The effect of having and using or earning all three traits will set you apart from those leaders who rely on their power or authority to entice or force others to follow. The true mark of an effective leader is how many others follow them, regardless of their title, willingly and with loyalty. These traits, demonstrated with sincerity and authenticity will remarkably increase that number.
Today, actively pursue and practice the use of these three traits. They’re contagious you know.
It came up again! That question that makes me wince: “So, tell me, what are your strengths and what are your weaknesses?” The question was actually posed to a client, interviewing to be a judge and you would think they’d be far more interested in learning what she loved to do versus her own perception of how she behaves. Your perception of your own behavior even has a good chance of being inaccurate, so instead of focusing on what you do well and what you don’t, look at what you love. You love it because you’re good at it and doing it makes you better! Some call it “livin’ the dream” and some simply use the phrase to sarcastically justify doing a job they don’t really enjoy. But how DO you do what you love? Well, here are five ways. Read Full Article »
There’s no shortage of leaders who’ve been promoted partially because they wanted to get ahead. There’s no shame in craving to climb that corporate ladder. You get great joy from getting ahead… but so do they and they need your help to do it. What about the business? If you’re the leader, do you really want to be behind the 8 ball come fourth quarter or do you want to be well prepared and positioned to excel? Getting ahead can be great, but if that’s the case, why do so many leaders push things on purpose just to experience the pressure, adrenaline and see if they can beat their own speed record of accomplishment? Yep, I’m talking to you, but it takes one to know one so let’s learn together and maybe take that time to get ahead… now. Here’s a couple of ways to make it work! Read Full Article »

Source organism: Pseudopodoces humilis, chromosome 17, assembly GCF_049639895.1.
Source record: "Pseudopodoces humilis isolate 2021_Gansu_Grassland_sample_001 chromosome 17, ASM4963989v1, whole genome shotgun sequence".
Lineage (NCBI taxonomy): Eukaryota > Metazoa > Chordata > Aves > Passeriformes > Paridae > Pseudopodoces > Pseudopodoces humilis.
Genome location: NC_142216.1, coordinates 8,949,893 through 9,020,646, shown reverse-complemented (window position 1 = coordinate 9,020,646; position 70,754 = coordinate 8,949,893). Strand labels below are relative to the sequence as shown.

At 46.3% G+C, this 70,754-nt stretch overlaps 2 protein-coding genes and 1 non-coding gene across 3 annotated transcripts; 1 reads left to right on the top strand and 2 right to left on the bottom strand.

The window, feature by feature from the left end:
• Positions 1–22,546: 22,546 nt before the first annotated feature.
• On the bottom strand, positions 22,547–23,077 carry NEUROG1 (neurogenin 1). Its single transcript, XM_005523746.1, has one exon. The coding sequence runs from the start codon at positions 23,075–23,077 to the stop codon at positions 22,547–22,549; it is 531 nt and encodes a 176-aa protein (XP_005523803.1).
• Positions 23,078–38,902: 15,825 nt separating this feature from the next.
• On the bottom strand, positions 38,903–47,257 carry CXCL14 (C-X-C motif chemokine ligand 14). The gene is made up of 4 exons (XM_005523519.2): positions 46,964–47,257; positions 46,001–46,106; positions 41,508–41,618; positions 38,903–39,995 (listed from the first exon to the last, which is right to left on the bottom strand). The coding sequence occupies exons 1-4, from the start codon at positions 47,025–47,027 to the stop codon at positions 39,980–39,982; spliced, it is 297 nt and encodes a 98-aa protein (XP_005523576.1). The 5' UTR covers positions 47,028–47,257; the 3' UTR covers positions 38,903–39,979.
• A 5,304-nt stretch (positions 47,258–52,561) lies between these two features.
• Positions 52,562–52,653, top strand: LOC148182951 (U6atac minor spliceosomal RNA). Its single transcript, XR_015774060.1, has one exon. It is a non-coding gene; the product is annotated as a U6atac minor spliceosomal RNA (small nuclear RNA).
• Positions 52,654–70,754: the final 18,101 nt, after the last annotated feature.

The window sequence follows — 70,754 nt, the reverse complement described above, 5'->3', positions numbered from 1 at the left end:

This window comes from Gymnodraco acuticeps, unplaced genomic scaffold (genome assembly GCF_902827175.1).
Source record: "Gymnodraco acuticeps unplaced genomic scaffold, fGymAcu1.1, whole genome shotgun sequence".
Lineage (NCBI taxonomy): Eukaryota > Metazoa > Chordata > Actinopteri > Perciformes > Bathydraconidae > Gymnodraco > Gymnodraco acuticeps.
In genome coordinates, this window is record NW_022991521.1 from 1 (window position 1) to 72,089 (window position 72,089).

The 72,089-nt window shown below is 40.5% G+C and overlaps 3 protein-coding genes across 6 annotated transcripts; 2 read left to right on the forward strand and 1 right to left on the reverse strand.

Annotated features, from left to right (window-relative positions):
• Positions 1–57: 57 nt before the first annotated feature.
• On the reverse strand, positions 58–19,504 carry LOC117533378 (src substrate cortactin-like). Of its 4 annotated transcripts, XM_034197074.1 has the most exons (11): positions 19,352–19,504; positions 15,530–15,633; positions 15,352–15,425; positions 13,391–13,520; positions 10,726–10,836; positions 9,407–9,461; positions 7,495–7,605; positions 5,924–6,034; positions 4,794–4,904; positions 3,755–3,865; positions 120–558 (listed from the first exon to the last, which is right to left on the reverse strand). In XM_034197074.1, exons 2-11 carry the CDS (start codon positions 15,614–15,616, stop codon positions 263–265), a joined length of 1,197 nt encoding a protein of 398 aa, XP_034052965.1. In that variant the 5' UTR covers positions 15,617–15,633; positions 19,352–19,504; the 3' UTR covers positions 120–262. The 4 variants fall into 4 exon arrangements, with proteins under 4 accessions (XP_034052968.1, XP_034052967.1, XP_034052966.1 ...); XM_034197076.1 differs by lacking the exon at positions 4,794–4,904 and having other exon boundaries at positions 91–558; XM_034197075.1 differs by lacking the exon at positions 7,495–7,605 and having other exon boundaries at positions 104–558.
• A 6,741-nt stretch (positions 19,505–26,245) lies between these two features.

This topic came up with a business coaching client the other day and I thought I’d share. The leader I was working with, a Commander, was struggling with waiting for “things to fall into place” and to come together. His impatience was building, stress increasing and employees were scattering like mice, looking busy, but not really focused on the plan or direction of the organization. They were frozen in fear and this slowed down achievement, driving the leader to even greater levels of frustration. Got a strategy or a strategic plan, direction, set of goals? Here’s why you want to use patience while you push forward and keep up progress. Read Full Article »
Saw the movie “The Croods” this past weekend and as many of you know, I’m a BIG movie fan. I’m also the dork that sits in the theatre and takes notes on the movie, applying what I see to leadership. Talk about living what you love! Ha! “The Croods” is a lovely family movie, but I also loved the lessons in leadership that we can apply. Here are five. Read Full Article »
“Generation Y, commonly called the Millennials, is the largest generation in US history and already represents over 25% of the US workforce. Coming of age at the tail end of the deep recession, they have high expectations that are running up against fewer growth opportunities. Are you ready to lead this group?”
This arrived in my email as part of an email to sign up for a learning webinar that will address leading Gen Y team members. The stats fascinated me and if you would like to know more about the webinar that I was invited to, go to www.TalentKeepers.com or email Kerri Weber, Senior Talent Management Strategy Consultant, KWeber@TalentKeepers.com
We’ve spoken of expectations lately and they’ve been a hot topic in our leadership classes, too! What we‘ve not addressed is how low can they go and whether reducing them is really the right thing to do. Not sure of your expectations? Start there and think on those. Then review the following three reasons you may want to raise them a notch. Read Full Article »